Articles Posted in Funeral Planning

1.31.19For people who like to plan and don’t trust anyone else to get the details right, estate planning and even funeral planning can provide peace of mind.

If you watched the funeral of the former President George H. W. Bush, you may have noticed how smoothly everything went. Every detail was planned out, with nothing left to chance. Few of us have such a large funeral, but we will all have some kind of funeral, and planning in advance can make everything easier for those we leave behind.

Hometown Life’s recent article, “Planning your funeral can help ease loved ones’ burden,“ explains that the first issue when it comes to planning for when we’ll no longer be here, is to make certain we have an up-to-date estate plan. You may want a will or trust, and you should ask your estate planning attorney to help you decide and keep it current. Remember that a variety of family events can impact your estate plan. If you don’t have an estate plan, you need to get one!

2.27.18Planning your own funeral sounds morbid, but if you think of it as a gift that alleviates pressure and decision making for your loved ones during a very difficult time, it might make it easier to move forward.

Usually the call comes to the estate planning attorney from a child or close family friend: did Mrs. Jones leave any documentation behind about her wishes for her funeral, did she want to be cremated, or what kind of memorial service did she want? In most cases, there are no instructions, and the family must make quick decisions and hope that they have done what their loved one would have wanted.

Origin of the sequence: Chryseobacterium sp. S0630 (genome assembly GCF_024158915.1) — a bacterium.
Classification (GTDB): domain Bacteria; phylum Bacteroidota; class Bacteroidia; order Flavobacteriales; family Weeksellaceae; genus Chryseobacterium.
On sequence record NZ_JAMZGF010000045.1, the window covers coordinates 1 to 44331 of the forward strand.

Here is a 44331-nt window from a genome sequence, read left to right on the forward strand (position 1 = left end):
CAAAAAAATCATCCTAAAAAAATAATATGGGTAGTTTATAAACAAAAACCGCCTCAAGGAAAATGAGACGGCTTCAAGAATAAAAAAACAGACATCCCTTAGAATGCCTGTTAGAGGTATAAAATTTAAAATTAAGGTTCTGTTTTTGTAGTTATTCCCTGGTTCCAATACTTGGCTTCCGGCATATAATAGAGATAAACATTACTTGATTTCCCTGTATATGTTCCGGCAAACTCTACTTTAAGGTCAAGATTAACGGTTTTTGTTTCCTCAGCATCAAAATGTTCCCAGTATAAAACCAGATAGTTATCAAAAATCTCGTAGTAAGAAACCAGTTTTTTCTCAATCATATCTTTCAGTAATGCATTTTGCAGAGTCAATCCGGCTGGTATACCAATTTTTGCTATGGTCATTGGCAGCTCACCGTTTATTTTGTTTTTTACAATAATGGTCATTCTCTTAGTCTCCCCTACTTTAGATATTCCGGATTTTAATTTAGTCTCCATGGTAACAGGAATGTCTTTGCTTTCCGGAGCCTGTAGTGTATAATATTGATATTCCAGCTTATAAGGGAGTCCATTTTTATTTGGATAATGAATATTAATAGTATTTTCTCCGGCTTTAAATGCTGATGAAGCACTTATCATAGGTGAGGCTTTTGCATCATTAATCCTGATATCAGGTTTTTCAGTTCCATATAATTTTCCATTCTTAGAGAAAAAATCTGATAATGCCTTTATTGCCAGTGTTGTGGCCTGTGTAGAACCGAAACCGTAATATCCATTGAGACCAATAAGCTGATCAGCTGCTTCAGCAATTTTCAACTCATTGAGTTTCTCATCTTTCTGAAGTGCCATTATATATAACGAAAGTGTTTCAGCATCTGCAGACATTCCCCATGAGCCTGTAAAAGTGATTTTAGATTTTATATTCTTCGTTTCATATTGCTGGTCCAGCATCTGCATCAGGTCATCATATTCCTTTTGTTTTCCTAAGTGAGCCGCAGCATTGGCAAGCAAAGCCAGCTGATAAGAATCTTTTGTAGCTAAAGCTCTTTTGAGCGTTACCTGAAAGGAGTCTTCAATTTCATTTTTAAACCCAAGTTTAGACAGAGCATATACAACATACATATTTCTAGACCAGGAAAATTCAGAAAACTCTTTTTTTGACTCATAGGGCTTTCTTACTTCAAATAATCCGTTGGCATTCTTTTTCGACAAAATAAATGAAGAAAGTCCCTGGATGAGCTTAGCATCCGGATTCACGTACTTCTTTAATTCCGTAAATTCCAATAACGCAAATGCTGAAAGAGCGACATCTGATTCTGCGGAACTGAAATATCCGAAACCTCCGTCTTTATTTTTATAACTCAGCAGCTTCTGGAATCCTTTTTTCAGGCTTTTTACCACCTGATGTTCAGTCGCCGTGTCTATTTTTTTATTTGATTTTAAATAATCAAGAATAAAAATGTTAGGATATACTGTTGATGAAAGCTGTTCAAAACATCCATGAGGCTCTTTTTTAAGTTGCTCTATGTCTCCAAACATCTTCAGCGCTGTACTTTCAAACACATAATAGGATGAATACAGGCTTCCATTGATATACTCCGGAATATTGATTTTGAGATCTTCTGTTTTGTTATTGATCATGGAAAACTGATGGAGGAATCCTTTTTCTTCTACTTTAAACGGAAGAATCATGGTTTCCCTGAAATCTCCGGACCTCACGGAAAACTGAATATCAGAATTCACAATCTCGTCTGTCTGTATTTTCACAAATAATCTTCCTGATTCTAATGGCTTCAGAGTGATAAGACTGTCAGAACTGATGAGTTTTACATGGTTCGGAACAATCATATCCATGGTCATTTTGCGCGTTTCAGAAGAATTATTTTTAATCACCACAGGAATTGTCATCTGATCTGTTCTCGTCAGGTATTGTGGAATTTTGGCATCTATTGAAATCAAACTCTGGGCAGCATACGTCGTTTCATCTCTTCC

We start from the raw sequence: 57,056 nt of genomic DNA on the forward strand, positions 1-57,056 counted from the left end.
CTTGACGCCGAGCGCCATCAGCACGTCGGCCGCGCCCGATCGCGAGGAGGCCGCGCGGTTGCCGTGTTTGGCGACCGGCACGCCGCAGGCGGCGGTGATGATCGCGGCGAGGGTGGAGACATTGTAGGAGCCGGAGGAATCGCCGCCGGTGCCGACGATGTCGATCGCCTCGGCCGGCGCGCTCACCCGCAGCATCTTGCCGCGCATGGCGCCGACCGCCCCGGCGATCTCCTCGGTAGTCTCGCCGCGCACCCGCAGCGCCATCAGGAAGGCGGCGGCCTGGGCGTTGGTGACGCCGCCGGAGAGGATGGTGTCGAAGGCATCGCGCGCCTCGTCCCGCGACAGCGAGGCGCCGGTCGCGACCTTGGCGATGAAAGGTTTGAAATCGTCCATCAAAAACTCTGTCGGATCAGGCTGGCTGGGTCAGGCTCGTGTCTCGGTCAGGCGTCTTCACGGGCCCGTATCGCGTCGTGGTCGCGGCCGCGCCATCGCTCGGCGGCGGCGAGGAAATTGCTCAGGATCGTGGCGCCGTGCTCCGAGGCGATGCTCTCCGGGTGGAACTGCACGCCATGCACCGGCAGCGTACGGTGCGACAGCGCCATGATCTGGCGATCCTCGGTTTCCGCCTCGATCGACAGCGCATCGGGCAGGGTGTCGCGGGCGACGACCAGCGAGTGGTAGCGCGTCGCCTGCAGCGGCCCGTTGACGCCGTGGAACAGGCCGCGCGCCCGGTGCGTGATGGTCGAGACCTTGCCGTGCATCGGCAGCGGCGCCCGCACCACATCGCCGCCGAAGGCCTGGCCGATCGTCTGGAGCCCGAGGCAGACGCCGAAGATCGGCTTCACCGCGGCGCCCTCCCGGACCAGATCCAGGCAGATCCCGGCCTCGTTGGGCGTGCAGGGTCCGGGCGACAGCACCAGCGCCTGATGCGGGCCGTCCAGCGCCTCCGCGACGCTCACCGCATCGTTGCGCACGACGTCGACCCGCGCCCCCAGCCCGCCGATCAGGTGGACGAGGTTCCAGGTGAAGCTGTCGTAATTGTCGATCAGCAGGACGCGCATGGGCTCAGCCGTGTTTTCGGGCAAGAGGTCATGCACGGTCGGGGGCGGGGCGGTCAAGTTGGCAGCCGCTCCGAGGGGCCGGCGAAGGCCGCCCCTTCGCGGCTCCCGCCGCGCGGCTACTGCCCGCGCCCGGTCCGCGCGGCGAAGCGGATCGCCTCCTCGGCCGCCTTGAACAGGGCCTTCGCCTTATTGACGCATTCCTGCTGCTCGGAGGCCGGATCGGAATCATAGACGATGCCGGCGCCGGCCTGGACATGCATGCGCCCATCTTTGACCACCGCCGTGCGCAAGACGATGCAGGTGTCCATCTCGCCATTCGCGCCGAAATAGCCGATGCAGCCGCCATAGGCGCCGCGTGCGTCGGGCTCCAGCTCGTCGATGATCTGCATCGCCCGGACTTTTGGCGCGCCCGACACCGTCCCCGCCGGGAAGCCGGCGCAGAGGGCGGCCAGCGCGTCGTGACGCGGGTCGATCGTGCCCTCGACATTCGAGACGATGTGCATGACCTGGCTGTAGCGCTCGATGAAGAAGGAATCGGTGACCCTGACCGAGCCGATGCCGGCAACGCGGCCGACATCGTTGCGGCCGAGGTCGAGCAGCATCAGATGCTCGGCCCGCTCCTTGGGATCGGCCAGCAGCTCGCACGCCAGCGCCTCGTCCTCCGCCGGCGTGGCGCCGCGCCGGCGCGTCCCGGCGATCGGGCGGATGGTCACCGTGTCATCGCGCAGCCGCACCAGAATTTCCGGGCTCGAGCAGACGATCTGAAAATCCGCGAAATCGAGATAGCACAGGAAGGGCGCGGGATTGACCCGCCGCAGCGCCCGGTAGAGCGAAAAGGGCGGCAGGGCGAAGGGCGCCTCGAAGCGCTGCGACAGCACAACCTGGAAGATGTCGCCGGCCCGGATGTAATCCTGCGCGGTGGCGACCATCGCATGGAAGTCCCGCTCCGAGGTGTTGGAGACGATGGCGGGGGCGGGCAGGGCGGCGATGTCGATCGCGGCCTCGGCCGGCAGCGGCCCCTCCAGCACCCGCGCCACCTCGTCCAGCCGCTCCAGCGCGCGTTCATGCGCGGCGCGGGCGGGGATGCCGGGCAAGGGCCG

Inside Indiana Business’ recent article, “The Gift of Pre-Planning a Funeral” explains that if your wishes are documented, it can help eliminate your family’s stress during a highly emotional time. A 2017 study by the National Funeral Directors Association found that while 66% of Americans believe that pre-planning is important, only 21.4% had actually completed the exercise.

7.14.16Consider the amount of time you spend on planning a one-week vacation. You’ll want to spend more time on planning your eternal resting place.

A local television station in Sarasota, Florida aired a news story about a cemetery where the grass and weeds were so overgrown they sparked complaints from local residents walking their dog near the property. As a result, according to a WTSP 10 News report, “Protecting your loved ones last resting place,” Sarasota Memorial Park was told by county code officials to bring the grounds up to code or be fined. Not long after the news report aired, workers were seen doing maintenance on the grounds.

The people who had called to complain even called on volunteers to mow Sarasota Memorial Park. They mowed a section one morning until they were told to leave. However, their complaint to the County Code Enforcement Department resulted in a warning to the cemetery property owners. They were ordered to clean up the cemetery or face a notice of violation and fines.

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